In fact, there was no extraordinary crisis.
The Lehman failure essentially triggered a self-contained leverage and liquidity bust in the canyons of Wall Street
13 April 2016

2016: The End Of The Global Debt Super Cycle
ZeroHedge, 1 April 2016

The day after the 1987 crash (Oct. 20, 1987) Alan Greenspan, Chairman of the Fed, announced to the world that
The Fed stood ready to provide whatever liquidity was needed by the banking system
to prevent the crash from turning into a systemic financial crisis.

That was the day the Fed “put” was born.

Fed Funds Rate drop from 6.5% to 1% from 2000 to 2003.
This in effect morphed the tech stock bubble into a housing bubble.

The world economy is in no position to absorb another big deflationary shock.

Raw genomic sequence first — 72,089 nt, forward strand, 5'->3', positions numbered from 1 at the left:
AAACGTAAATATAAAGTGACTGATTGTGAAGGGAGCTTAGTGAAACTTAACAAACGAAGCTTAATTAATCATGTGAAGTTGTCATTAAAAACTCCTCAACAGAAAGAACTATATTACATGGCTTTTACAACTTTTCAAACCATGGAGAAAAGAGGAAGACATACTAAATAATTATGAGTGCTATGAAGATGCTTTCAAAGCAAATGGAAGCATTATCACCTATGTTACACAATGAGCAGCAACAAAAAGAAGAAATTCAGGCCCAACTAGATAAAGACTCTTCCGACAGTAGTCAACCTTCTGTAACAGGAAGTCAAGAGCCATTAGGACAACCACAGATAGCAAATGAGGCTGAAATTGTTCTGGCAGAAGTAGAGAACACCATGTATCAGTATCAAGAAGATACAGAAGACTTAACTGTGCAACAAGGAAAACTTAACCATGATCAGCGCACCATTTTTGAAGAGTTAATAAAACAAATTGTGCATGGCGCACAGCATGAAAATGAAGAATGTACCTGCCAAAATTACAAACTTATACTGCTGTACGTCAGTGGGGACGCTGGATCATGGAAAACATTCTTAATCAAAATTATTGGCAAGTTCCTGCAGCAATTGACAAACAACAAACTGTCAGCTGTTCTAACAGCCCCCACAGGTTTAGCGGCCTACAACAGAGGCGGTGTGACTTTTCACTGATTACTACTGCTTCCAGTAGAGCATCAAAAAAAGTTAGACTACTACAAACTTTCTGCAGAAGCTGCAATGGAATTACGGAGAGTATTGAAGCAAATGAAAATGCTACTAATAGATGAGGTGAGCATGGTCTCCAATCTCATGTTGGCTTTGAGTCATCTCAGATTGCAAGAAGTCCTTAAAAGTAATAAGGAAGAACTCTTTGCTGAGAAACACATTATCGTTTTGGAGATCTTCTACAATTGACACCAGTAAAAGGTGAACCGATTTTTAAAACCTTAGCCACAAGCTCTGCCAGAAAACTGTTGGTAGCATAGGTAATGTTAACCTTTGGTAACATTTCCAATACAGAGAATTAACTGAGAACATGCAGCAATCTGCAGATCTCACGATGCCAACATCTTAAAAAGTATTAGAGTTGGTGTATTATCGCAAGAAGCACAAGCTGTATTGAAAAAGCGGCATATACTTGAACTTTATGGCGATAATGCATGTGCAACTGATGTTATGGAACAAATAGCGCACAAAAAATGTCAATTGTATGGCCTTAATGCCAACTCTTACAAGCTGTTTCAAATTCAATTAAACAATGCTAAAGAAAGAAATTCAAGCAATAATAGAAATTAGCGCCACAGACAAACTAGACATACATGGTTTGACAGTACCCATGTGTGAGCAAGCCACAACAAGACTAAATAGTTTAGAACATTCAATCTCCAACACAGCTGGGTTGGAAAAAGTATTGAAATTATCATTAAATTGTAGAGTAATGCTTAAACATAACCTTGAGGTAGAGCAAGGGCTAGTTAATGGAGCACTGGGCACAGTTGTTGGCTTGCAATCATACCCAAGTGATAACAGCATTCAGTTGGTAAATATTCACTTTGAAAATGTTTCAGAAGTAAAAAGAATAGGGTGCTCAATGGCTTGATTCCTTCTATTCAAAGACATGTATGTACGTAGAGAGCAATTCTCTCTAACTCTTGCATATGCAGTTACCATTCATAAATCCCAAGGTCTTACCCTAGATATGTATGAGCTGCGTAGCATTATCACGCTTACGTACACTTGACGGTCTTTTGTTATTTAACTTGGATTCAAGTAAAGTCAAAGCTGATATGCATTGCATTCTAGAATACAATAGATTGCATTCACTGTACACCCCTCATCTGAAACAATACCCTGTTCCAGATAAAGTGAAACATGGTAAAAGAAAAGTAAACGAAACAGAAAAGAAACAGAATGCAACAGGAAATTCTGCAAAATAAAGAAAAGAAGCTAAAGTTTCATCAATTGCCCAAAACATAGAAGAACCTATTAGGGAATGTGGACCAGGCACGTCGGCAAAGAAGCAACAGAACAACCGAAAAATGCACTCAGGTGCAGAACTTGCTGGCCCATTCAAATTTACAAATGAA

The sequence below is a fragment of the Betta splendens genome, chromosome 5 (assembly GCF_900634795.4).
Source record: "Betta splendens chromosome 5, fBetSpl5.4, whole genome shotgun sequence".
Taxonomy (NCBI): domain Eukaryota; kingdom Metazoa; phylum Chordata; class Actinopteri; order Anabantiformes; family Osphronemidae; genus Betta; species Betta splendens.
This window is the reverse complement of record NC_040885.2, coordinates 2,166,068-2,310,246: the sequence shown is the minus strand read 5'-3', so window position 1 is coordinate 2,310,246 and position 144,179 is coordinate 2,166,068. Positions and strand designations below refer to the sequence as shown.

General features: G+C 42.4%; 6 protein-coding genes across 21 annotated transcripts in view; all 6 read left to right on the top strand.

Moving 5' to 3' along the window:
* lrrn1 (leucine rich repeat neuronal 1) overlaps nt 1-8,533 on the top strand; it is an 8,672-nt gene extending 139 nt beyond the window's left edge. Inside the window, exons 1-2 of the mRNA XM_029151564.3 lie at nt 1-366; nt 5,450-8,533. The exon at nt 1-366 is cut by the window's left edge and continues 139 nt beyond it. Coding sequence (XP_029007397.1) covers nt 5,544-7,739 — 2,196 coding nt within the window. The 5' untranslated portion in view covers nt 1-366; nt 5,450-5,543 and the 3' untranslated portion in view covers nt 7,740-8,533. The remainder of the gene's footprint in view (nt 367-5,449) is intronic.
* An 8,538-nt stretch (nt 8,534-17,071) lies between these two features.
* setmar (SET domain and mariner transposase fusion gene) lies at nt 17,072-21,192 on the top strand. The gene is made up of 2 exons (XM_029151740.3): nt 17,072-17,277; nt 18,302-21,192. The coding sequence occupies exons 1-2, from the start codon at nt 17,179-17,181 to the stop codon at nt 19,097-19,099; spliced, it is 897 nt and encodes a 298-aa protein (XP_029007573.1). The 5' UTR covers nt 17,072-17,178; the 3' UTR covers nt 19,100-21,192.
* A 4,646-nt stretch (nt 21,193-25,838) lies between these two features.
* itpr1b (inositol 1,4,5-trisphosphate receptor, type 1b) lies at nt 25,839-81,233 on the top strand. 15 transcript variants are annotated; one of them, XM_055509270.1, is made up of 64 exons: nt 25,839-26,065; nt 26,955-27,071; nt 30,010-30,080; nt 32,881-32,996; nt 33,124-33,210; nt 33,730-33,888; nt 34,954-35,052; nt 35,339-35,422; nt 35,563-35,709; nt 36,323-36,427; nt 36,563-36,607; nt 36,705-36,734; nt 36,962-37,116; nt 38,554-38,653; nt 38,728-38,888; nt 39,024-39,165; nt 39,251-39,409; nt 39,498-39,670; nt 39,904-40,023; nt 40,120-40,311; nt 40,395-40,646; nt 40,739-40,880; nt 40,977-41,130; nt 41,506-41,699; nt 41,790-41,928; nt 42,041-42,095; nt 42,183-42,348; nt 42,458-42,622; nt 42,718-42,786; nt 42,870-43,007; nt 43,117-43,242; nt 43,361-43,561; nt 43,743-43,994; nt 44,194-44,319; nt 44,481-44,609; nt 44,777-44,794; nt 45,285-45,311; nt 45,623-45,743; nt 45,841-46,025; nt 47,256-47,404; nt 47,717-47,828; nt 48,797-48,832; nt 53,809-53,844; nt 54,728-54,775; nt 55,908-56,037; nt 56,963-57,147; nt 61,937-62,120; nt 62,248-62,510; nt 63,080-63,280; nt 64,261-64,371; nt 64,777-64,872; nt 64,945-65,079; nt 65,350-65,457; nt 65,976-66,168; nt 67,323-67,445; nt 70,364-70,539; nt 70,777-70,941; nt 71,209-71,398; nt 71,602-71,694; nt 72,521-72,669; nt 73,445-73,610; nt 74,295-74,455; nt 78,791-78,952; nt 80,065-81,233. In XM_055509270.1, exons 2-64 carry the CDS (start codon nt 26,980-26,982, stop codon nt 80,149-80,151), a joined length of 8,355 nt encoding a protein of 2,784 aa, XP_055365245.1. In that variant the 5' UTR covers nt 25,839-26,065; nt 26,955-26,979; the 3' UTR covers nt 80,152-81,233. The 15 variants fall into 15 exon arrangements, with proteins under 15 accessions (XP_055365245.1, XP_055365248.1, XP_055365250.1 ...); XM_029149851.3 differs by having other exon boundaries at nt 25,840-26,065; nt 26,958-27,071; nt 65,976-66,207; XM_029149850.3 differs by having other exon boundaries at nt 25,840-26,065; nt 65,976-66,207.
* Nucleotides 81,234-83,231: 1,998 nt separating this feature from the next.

The possibility of another big deflationary shock from China over the next several years is real.
Martin Wolf, FT 29 March 2016

Why I am reading Stockman and Varoufakis
Englund blog 26 March 2016

Money, Banking and the Future of the Global Economy, by Mervyn King.
Review by John Plender, FT 3 March 2016

Fed is now 87 months into its grand experiment with the lunacy of zero interest rates.
David Stockman 16 March 2016

Atlanta Fed's gauge of "sticky-price" inflation in the US
soared to a post-Lehman peak of 3 pc
Ambrose 2016-03-16

The subprime crisis, the euro crisis, the China slowdown, the oil bust.
But surely these events are connected.
Justin Fox, Bloomberg View 10 March 2016

I’m confident we would see improvement on all fronts
if we got GDP growth back up to 4% for a few years.
John Mauldin, March 7, 2016

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Baltikum Swedbank SEB och Bolånen